>
> "It is kind of a real-life 'Indiana Jones.' We're digging up an ancient
> Egyptian city in California and it gives the project a lot of whimsy and
charm.
> We saved so little from the silent era. It's a tangible piece. It needs to
be
> saved."
>
>
> copyright 2004 Los Angeles Times

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Daniel & Kathy Gibson

External


Since: Jul 09, 2004
Posts: 1



(Msg. 3) Posted: Fri Jul 09, 2004 4:33 am
Post subject: Re: Buried treasure in Guadalupe, CA. [Login to view extended thread Info.]
Archived from groups: per prev. post (more info?)

RFCSAC627N wrote:
>
> Michael T. Jarvis
>
> It sounds like a classic film, but DeMille's Lost City is a crusade aimed at
> recovering the massive film sets that Cecil B. DeMille buried in 1923 after
> shooting the silent film "The Ten Commandments."
>
> Peter Brosnan and some friends got involved with the Lost City Project after a
> 1984 storm revealed portions of the set amid the giant dunes near Guadalupe in
> northern Santa Barbara County.
>
> "It's important for film history and one hell of a fun project," says Brosnan,
> a clinical psychotherapist, longtime screenwriter and project director for the
> Lost City. "It's the last of the great sets from the 1920s. DeMille was on the
> dunes with thousands of extras for several months with Paul Iribe, the father
> of Art Deco, who raised set design to the level of an art form."
>
> A team of archaeologists and volunteers surveyed the site in 1990 using
> ground-penetrating radar and determined a majority of the sets were still
> intact, including 12 sphinxes that weigh 5 tons each.
>
> DeMille, who re-made "The Ten Commandments" starring Charlton Heston in 1956,
> buried the sets for budgetary reasons and to prevent renegade filmmakers from
> re-using them, Brosnan says.
>
> Artifacts already from the site — tobacco tins, cough medicine bottles and
> remnants of costumes — are displayed at the nearby Dunes Center in Guadalupe.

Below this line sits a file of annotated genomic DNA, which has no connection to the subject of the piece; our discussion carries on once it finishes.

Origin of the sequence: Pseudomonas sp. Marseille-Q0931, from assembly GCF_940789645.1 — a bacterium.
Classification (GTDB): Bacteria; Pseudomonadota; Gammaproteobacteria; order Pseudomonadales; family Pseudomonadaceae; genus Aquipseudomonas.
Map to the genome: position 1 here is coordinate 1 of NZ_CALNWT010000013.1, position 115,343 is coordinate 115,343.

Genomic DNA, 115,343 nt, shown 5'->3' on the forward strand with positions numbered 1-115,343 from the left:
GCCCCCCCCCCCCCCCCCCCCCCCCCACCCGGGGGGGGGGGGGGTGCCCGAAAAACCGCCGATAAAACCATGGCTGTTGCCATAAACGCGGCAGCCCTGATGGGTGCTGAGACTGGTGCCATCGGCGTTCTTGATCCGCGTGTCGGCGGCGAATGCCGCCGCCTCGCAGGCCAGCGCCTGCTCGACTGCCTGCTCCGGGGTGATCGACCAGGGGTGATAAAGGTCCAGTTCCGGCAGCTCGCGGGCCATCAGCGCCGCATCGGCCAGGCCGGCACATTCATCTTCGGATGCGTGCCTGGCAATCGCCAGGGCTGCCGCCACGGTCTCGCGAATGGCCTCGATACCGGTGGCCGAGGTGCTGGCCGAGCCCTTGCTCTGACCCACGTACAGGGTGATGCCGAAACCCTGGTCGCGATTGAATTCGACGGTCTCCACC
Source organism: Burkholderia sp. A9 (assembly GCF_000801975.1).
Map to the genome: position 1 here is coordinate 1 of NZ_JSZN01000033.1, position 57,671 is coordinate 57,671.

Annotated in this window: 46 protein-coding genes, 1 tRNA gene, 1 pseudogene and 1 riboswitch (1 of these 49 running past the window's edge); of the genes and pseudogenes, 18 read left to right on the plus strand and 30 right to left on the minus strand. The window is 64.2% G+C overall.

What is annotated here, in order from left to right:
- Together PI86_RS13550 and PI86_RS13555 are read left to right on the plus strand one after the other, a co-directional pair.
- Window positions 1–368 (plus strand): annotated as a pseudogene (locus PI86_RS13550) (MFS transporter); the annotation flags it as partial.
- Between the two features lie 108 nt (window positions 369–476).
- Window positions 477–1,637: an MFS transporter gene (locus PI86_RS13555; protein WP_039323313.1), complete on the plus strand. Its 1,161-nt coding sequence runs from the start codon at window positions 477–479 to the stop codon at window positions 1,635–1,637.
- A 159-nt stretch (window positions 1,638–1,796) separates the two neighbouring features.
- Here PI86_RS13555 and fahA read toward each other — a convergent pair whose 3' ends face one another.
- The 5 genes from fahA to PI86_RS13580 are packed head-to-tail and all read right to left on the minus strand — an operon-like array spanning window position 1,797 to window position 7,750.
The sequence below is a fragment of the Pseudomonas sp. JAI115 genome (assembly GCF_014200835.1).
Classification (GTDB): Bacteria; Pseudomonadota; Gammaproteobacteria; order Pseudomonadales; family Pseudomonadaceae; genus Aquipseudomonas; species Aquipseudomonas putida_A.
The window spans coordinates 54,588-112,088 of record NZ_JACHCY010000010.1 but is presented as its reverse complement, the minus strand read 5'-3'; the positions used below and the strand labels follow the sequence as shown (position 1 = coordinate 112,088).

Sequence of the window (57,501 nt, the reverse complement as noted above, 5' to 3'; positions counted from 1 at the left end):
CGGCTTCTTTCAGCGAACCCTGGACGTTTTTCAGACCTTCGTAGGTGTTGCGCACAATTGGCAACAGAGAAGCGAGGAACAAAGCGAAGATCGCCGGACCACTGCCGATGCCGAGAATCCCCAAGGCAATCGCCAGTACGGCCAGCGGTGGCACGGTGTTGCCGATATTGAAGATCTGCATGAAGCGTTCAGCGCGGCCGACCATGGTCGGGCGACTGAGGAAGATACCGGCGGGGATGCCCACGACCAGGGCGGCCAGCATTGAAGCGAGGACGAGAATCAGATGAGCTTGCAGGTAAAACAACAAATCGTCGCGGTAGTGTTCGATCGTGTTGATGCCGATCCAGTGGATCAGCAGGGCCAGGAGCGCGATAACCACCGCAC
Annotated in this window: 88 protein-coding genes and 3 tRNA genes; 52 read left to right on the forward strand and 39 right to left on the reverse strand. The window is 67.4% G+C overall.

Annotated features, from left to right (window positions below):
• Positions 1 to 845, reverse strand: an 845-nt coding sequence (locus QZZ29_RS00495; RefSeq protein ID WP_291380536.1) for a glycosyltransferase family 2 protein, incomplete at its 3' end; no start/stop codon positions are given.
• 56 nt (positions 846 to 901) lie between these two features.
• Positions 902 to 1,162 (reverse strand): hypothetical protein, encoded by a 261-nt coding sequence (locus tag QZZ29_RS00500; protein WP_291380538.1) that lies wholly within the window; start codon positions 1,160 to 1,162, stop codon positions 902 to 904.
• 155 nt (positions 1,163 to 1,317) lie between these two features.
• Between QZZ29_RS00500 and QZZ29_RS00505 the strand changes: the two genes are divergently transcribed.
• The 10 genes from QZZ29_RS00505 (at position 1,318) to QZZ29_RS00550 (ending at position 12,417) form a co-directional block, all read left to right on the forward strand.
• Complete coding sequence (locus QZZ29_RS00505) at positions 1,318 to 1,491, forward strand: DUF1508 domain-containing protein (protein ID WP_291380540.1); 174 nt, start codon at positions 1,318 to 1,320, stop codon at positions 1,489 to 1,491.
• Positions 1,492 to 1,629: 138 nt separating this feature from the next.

> The Lost City recovery effort has raised about $25,000 and, with a matching
> offer from the DeMille family, hopes to collect more, Brosnan says.
>
> "It is kind of a real-life 'Indiana Jones.' We're digging up an ancient
> Egyptian city in California and it gives the project a lot of whimsy and charm.
> We saved so little from the silent era. It's a tangible piece. It needs to be
> saved."
>
> copyright 2004 Los Angeles Times

--
So why not just go dig this stuff up? It certainly will not need special
preservation like the Hunley. I will bring my shovel.

Also, to say it is "intact" is very curious. Did they dig giant pits,
and push it all in? My bet is they flattened it all with bulldozers.
Hopefully not, because it would be very neat to see that entire movie
set intact!

Also, to call it archaeology is a little specious. It may be fun, but
there is certainly very little that will be learned from it.

Dan
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Eric Stott

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Since: Sep 12, 2004
Posts: 423



(Msg. 4) Posted: Fri Jul 09, 2004 4:33 am
Post subject: Re: Buried treasure in Guadalupe, CA. [Login to view extended thread Info.]
Archived from groups: per prev. post (more info?)

Daniel & Kathy Gibson wrote:

>
> So why not just go dig this stuff up? It certainly will not need special
> preservation like the Hunley. I will bring my shovel.
>

Oh yes it will. Remember- this stuff is basically plaster of paris, and it's been
burries in the sand getting wet, dry, hot and cold for decades. Imagine a genuine
Egyptian tomb excavation, but speed up the process of deterioration because this
stuf wasn't meant to last. It's brittle, and if you don't conserve it once you
uncover it it's going to crumble.

Stott
(You want to talk a preservation nightmare? Think about the Names Project aids
memorial quilt. It's got every media and construction technique you can think of in
it.)